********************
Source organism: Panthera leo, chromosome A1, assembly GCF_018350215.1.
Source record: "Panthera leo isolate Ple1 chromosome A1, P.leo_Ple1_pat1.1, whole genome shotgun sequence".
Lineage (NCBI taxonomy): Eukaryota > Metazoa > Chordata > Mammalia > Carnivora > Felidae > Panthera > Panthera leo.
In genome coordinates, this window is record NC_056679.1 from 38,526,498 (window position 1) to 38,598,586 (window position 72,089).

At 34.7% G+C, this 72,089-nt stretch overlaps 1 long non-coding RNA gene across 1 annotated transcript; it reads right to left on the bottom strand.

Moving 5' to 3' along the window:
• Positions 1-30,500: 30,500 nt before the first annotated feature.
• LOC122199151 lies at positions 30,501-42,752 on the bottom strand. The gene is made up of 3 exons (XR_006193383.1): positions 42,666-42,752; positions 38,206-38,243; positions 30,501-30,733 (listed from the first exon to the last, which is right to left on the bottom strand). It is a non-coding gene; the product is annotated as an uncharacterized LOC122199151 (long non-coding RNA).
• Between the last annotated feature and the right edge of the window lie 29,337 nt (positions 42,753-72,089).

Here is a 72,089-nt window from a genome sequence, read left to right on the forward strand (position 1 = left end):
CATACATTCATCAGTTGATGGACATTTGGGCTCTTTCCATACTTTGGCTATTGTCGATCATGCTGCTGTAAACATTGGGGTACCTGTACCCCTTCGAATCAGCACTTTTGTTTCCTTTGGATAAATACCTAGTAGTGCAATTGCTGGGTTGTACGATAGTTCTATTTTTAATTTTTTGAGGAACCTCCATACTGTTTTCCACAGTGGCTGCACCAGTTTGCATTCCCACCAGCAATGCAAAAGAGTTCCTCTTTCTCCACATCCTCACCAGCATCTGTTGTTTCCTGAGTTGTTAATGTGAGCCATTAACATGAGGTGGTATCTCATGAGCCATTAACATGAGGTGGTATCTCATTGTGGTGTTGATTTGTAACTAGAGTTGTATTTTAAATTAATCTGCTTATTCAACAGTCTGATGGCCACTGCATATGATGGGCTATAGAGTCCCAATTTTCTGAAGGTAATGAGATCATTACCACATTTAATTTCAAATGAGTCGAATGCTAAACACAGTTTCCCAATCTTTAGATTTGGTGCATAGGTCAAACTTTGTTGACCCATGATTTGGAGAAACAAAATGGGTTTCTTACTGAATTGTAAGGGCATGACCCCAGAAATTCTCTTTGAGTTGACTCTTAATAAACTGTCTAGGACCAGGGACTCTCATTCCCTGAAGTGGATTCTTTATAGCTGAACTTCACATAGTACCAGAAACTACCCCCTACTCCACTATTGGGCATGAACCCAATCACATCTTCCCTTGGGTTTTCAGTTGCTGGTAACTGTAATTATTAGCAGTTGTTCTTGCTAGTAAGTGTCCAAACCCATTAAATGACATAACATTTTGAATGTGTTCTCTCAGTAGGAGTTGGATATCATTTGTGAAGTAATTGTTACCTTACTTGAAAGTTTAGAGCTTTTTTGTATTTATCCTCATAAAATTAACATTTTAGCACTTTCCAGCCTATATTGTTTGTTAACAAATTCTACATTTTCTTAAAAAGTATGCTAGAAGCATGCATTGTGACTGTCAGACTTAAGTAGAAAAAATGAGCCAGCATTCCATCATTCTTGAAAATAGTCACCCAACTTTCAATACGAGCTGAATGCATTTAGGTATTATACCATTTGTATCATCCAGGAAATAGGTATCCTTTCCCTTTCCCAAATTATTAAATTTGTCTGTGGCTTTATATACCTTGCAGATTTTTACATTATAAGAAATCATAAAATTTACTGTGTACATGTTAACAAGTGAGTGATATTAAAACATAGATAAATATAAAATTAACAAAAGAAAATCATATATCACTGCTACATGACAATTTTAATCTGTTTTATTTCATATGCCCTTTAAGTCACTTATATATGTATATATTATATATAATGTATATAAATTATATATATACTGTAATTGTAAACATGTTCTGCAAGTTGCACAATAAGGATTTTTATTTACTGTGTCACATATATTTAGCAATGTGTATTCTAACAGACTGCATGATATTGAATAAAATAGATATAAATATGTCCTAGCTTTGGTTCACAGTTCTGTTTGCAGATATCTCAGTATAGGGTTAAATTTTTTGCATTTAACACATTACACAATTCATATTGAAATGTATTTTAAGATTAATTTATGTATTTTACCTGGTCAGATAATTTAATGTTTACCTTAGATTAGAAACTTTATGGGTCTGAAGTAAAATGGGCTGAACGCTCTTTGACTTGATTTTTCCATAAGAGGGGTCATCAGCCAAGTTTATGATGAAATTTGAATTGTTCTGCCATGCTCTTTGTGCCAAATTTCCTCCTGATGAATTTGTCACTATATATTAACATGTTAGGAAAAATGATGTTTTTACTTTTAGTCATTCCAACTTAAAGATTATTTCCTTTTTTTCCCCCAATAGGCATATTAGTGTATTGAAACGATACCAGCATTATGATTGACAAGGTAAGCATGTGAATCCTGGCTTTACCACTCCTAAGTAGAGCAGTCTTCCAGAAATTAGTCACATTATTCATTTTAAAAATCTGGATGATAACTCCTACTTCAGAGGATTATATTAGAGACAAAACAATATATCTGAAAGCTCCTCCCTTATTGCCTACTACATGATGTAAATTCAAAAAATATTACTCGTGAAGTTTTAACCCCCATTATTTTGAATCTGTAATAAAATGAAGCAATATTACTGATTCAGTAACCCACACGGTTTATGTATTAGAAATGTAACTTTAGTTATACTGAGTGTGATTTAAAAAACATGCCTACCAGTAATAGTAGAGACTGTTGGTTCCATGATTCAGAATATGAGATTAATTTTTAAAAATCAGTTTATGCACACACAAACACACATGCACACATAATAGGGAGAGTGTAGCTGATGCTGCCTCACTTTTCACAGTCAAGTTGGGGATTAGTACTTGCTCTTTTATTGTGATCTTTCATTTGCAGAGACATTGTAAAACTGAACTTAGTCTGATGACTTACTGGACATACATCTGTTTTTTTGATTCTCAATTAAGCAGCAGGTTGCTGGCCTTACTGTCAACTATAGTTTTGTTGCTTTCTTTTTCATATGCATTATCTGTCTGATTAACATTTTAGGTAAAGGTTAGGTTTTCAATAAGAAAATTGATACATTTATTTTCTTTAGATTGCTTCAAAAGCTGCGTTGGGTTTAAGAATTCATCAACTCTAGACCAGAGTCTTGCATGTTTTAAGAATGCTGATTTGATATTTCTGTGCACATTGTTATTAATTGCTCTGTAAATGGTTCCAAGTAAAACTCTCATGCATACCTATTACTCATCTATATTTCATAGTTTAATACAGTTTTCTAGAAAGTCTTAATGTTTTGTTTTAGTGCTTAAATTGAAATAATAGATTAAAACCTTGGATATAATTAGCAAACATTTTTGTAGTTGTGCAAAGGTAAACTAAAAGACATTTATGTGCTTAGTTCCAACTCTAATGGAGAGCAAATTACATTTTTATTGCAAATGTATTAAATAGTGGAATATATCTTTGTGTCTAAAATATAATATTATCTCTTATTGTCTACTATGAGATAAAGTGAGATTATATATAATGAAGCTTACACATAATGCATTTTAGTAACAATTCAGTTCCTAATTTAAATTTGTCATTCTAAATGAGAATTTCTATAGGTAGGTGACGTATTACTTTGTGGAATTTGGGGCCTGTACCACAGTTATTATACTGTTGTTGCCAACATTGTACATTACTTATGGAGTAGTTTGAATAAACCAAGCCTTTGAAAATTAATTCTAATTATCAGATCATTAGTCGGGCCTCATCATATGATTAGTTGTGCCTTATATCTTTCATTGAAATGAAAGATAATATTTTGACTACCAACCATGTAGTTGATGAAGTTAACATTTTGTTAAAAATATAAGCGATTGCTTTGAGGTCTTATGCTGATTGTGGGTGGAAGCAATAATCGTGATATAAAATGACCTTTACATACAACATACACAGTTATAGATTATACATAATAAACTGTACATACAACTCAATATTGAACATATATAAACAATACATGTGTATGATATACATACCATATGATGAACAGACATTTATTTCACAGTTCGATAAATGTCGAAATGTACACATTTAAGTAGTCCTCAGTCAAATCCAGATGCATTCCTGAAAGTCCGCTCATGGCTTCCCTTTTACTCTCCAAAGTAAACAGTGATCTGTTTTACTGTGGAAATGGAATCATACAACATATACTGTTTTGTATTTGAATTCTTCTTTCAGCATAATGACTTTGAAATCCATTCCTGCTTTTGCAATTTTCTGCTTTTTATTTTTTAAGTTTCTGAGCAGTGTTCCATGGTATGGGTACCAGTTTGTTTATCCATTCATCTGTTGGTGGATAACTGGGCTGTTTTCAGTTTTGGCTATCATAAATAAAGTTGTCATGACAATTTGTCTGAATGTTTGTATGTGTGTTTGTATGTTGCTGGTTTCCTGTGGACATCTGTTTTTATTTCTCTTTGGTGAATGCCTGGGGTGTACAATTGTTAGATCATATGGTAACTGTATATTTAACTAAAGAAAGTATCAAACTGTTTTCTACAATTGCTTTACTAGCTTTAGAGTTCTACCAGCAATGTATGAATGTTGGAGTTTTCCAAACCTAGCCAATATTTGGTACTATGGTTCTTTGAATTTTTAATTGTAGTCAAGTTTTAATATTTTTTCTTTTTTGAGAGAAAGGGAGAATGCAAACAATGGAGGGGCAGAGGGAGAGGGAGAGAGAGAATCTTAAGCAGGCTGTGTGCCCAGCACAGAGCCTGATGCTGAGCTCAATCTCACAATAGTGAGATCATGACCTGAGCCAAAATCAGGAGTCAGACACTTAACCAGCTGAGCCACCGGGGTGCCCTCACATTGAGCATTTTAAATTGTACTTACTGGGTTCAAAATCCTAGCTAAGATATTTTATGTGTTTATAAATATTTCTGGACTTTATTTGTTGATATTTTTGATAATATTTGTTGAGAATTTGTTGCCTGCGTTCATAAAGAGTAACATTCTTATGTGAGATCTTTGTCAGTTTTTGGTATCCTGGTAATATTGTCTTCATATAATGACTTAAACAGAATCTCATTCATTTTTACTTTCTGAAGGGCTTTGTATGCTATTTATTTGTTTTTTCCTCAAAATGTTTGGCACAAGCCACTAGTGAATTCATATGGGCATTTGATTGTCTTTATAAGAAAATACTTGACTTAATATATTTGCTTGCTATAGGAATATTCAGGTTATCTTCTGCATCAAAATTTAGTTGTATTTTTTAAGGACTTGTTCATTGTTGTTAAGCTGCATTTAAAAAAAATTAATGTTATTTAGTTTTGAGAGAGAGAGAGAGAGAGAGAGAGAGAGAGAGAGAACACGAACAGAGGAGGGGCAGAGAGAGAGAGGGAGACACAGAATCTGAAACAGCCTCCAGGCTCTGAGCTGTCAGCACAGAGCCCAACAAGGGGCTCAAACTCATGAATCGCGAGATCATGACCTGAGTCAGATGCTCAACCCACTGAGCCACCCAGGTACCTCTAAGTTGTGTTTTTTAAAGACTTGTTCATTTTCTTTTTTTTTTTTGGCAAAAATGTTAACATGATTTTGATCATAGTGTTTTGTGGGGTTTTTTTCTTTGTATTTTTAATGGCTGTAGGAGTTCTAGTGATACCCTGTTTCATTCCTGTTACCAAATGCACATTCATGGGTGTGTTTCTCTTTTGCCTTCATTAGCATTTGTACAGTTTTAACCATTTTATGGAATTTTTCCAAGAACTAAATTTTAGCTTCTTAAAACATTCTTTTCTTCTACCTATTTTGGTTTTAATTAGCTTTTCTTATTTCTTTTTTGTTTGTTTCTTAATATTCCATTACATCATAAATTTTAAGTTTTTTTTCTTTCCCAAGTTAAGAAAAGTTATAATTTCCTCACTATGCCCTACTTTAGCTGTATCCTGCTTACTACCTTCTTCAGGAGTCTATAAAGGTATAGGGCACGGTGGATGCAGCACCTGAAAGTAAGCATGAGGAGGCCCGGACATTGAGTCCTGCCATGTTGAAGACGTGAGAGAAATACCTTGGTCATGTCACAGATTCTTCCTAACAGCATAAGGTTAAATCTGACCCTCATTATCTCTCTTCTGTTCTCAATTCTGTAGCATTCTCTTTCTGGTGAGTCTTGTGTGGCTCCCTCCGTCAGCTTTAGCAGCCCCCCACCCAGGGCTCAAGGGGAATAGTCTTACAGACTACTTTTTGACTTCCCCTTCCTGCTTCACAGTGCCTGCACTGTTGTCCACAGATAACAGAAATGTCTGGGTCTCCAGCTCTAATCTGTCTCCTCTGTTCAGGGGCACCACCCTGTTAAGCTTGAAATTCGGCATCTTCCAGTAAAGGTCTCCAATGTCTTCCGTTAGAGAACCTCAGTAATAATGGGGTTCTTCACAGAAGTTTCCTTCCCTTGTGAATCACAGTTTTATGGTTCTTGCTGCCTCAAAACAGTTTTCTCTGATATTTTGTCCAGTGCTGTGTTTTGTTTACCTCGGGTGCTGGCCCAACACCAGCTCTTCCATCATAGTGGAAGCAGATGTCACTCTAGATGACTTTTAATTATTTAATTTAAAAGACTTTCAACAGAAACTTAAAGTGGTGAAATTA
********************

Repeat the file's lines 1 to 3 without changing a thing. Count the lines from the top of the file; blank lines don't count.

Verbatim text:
Source organism: Panthera leo, chromosome A1, assembly GCF_018350215.1.
Source record: "Panthera leo isolate Ple1 chromosome A1, P.leo_Ple1_pat1.1, whole genome shotgun sequence".
Lineage (NCBI taxonomy): Eukaryota > Metazoa > Chordata > Mammalia > Carnivora > Felidae > Panthera > Panthera leo.